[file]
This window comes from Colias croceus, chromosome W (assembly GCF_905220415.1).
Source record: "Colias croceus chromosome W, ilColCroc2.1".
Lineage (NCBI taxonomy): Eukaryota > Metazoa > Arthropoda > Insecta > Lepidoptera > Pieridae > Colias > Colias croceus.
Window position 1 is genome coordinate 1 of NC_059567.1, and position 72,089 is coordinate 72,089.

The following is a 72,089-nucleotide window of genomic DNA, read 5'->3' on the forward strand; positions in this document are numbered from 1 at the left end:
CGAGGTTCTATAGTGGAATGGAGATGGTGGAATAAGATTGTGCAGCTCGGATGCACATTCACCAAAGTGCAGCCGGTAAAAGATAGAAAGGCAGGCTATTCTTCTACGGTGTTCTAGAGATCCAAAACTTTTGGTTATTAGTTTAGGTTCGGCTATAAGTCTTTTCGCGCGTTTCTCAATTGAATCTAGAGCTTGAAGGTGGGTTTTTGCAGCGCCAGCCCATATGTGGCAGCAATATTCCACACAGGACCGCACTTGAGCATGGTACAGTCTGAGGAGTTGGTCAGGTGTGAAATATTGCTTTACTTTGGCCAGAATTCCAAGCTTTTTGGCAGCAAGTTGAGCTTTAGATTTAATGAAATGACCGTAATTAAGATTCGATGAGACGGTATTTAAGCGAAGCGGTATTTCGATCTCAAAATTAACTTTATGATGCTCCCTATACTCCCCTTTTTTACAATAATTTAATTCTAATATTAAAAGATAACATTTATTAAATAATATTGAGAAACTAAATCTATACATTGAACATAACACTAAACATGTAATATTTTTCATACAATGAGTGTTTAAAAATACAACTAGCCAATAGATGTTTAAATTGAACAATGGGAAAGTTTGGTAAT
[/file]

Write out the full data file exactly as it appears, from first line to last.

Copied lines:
This window comes from Colias croceus, chromosome W (assembly GCF_905220415.1).
Source record: "Colias croceus chromosome W, ilColCroc2.1".
Lineage (NCBI taxonomy): Eukaryota > Metazoa > Arthropoda > Insecta > Lepidoptera > Pieridae > Colias > Colias croceus.
Window position 1 is genome coordinate 1 of NC_059567.1, and position 72,089 is coordinate 72,089.

The following is a 72,089-nucleotide window of genomic DNA, read 5'->3' on the forward strand; positions in this document are numbered from 1 at the left end:
CGAGGTTCTATAGTGGAATGGAGATGGTGGAATAAGATTGTGCAGCTCGGATGCACATTCACCAAAGTGCAGCCGGTAAAAGATAGAAAGGCAGGCTATTCTTCTACGGTGTTCTAGAGATCCAAAACTTTTGGTTATTAGTTTAGGTTCGGCTATAAGTCTTTTCGCGCGTTTCTCAATTGAATCTAGAGCTTGAAGGTGGGTTTTTGCAGCGCCAGCCCATATGTGGCAGCAATATTCCACACAGGACCGCACTTGAGCATGGTACAGTCTGAGGAGTTGGTCAGGTGTGAAATATTGCTTTACTTTGGCCAGAATTCCAAGCTTTTTGGCAGCAAGTTGAGCTTTAGATTTAATGAAATGACCGTAATTAAGATTCGATGAGACGGTATTTAAGCGAAGCGGTATTTCGATCTCAAAATTAACTTTATGATGCTCCCTATACTCCCCTTTTTTACAATAATTTAATTCTAATATTAAAAGATAACATTTATTAAATAATATTGAGAAACTAAATCTATACATTGAACATAACACTAAACATGTAATATTTTTCATACAATGAGTGTTTAAAAATACAACTAGCCAATAGATGTTTAAATTGAACAATGGGAAAGTTTGGTAAT